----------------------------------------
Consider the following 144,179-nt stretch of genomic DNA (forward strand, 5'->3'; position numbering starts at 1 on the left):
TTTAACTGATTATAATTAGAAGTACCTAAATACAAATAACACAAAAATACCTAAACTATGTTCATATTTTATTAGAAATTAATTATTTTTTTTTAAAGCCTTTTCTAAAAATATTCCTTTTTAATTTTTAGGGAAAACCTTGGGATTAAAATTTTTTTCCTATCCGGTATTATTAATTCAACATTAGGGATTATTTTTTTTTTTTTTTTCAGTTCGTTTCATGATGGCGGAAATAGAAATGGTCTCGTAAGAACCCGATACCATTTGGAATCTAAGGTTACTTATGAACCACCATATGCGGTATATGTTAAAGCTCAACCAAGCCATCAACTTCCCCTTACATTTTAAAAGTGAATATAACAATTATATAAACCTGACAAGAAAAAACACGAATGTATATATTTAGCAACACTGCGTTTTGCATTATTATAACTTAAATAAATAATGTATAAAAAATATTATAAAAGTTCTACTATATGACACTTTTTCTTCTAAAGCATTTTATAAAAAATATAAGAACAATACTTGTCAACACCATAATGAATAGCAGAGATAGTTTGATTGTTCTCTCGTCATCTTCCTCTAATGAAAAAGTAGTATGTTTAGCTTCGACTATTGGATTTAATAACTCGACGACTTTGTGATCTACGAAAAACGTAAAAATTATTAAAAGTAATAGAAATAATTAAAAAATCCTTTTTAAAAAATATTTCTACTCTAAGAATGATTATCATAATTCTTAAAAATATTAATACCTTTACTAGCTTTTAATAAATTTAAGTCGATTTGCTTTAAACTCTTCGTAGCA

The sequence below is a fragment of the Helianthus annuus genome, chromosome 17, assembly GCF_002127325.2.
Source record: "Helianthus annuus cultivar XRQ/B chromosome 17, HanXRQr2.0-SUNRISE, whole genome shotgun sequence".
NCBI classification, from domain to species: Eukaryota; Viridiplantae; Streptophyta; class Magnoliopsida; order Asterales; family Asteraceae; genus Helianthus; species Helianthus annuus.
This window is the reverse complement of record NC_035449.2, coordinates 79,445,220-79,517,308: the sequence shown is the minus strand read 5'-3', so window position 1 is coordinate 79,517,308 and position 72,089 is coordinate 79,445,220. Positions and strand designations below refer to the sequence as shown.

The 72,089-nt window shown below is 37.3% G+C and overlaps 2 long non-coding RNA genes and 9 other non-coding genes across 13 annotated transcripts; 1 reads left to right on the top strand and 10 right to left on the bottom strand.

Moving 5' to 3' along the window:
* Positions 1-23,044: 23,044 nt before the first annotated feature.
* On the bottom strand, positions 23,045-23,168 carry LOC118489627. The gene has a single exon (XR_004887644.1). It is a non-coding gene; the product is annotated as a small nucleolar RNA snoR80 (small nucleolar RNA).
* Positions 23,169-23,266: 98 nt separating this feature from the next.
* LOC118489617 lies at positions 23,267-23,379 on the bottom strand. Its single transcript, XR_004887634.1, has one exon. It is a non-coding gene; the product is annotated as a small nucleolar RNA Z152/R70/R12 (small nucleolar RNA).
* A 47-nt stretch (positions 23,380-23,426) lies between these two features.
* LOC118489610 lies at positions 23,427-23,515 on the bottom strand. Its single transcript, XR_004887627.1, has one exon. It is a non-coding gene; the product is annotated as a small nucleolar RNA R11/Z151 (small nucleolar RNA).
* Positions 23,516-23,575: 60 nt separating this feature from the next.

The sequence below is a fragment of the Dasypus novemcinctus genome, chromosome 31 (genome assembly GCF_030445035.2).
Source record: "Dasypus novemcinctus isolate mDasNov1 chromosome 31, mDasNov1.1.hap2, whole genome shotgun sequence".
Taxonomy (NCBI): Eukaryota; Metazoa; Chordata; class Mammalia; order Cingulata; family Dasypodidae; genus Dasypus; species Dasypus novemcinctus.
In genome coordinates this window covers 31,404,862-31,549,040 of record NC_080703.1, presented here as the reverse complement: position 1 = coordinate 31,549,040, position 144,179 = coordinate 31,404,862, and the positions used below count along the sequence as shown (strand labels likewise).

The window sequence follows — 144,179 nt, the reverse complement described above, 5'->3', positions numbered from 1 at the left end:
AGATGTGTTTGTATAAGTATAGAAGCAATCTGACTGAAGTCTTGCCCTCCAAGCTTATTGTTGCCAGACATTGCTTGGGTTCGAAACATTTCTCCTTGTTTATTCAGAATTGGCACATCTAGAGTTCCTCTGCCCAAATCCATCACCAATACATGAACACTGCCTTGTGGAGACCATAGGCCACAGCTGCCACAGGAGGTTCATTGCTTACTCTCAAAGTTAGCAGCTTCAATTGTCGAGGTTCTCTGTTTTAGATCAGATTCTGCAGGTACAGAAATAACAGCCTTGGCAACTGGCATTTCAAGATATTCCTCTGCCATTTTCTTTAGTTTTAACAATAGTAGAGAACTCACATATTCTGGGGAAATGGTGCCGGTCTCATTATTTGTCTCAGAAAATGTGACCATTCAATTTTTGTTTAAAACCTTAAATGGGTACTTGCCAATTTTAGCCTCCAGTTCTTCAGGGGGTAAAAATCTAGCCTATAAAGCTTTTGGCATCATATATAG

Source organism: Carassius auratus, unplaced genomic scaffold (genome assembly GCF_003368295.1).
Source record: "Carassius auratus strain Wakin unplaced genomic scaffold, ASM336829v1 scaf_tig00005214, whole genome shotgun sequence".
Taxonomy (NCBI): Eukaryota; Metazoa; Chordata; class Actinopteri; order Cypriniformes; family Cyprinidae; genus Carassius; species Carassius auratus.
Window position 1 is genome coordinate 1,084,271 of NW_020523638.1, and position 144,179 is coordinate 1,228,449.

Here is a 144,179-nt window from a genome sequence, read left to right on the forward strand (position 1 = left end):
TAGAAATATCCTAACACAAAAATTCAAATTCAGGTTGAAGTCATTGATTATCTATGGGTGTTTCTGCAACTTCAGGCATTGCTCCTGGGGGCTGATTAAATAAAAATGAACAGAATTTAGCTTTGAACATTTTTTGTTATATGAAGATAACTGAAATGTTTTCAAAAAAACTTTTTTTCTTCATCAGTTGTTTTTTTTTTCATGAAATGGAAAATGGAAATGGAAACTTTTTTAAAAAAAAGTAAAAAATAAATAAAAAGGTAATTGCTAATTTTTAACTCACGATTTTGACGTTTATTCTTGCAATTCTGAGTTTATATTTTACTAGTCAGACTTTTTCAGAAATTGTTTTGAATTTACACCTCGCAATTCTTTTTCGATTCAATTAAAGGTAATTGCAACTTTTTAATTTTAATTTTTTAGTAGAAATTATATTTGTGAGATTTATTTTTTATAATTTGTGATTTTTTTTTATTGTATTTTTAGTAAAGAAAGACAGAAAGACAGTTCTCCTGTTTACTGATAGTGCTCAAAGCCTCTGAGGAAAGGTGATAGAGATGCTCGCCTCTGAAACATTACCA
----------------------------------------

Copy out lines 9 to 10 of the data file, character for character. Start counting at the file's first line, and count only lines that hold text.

* Positions 1-23,044: 23,044 nt before the first annotated feature.
* On the bottom strand, positions 23,045-23,168 carry LOC118489627. The gene has a single exon (XR_004887644.1). It is a non-coding gene; the product is annotated as a small nucleolar RNA snoR80 (small nucleolar RNA).